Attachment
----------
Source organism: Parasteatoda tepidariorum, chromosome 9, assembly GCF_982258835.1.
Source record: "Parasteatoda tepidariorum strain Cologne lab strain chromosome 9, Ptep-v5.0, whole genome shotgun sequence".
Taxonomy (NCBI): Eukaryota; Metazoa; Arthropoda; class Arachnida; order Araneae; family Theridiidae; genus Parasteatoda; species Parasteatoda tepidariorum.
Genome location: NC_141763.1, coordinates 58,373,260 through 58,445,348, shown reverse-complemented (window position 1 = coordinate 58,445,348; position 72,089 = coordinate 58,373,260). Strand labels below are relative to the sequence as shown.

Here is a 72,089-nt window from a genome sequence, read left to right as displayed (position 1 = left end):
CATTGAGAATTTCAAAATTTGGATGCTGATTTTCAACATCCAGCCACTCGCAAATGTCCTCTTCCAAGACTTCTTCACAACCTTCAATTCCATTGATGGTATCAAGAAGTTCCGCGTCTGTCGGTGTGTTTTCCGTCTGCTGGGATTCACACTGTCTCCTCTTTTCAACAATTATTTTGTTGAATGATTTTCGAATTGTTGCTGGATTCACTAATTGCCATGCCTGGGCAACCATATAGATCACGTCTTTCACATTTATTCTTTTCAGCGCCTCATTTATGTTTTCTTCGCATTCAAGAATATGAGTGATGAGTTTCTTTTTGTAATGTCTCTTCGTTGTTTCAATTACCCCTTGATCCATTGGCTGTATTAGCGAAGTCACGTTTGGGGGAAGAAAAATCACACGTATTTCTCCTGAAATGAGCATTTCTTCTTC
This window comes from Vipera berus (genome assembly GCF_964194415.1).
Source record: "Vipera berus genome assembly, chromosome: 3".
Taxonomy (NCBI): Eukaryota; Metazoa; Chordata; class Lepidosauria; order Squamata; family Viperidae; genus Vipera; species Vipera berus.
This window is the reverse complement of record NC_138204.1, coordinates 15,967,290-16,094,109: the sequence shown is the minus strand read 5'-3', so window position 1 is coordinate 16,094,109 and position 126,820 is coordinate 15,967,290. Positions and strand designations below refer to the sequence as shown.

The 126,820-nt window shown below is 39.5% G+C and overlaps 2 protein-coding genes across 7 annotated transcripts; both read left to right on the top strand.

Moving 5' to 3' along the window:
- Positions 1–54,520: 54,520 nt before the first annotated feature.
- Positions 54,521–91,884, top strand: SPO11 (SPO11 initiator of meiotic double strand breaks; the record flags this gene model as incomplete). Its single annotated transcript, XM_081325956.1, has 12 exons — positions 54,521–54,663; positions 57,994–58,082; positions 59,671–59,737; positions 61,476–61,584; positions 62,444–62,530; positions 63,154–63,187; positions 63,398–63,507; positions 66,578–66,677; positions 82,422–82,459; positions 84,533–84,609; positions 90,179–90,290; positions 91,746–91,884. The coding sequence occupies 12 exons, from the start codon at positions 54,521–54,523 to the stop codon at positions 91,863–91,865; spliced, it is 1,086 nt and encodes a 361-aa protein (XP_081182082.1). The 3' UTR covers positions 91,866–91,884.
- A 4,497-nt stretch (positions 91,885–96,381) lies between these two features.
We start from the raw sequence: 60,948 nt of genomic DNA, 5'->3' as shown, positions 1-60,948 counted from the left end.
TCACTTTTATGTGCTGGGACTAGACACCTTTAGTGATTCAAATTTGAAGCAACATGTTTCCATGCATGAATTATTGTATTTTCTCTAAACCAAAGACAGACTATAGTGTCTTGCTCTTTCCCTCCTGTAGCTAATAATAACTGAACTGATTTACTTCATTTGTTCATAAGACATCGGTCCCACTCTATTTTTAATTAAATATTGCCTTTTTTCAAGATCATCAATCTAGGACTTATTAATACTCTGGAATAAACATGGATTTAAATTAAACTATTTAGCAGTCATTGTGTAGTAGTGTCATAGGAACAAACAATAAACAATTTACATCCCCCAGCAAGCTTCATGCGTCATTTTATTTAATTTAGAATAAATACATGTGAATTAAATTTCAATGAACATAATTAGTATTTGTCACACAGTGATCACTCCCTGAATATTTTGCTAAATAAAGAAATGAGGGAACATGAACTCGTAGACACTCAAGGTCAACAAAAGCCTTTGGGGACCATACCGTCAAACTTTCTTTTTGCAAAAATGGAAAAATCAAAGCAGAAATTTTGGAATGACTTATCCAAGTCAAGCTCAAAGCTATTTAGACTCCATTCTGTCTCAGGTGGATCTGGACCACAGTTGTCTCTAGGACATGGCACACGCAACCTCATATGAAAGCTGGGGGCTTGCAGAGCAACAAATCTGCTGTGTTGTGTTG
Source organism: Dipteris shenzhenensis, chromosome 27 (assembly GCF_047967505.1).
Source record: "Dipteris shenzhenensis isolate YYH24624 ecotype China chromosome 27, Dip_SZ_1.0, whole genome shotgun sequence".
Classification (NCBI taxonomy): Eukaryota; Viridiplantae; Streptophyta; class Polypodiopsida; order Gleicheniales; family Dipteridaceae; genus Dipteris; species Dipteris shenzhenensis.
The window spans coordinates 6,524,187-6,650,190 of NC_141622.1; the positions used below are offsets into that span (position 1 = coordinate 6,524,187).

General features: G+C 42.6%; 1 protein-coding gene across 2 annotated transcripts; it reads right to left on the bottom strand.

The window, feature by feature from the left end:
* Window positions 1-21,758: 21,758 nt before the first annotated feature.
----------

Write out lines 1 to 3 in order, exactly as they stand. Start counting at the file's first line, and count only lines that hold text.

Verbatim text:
Source organism: Parasteatoda tepidariorum, chromosome 9, assembly GCF_982258835.1.
Source record: "Parasteatoda tepidariorum strain Cologne lab strain chromosome 9, Ptep-v5.0, whole genome shotgun sequence".
Taxonomy (NCBI): Eukaryota; Metazoa; Arthropoda; class Arachnida; order Araneae; family Theridiidae; genus Parasteatoda; species Parasteatoda tepidariorum.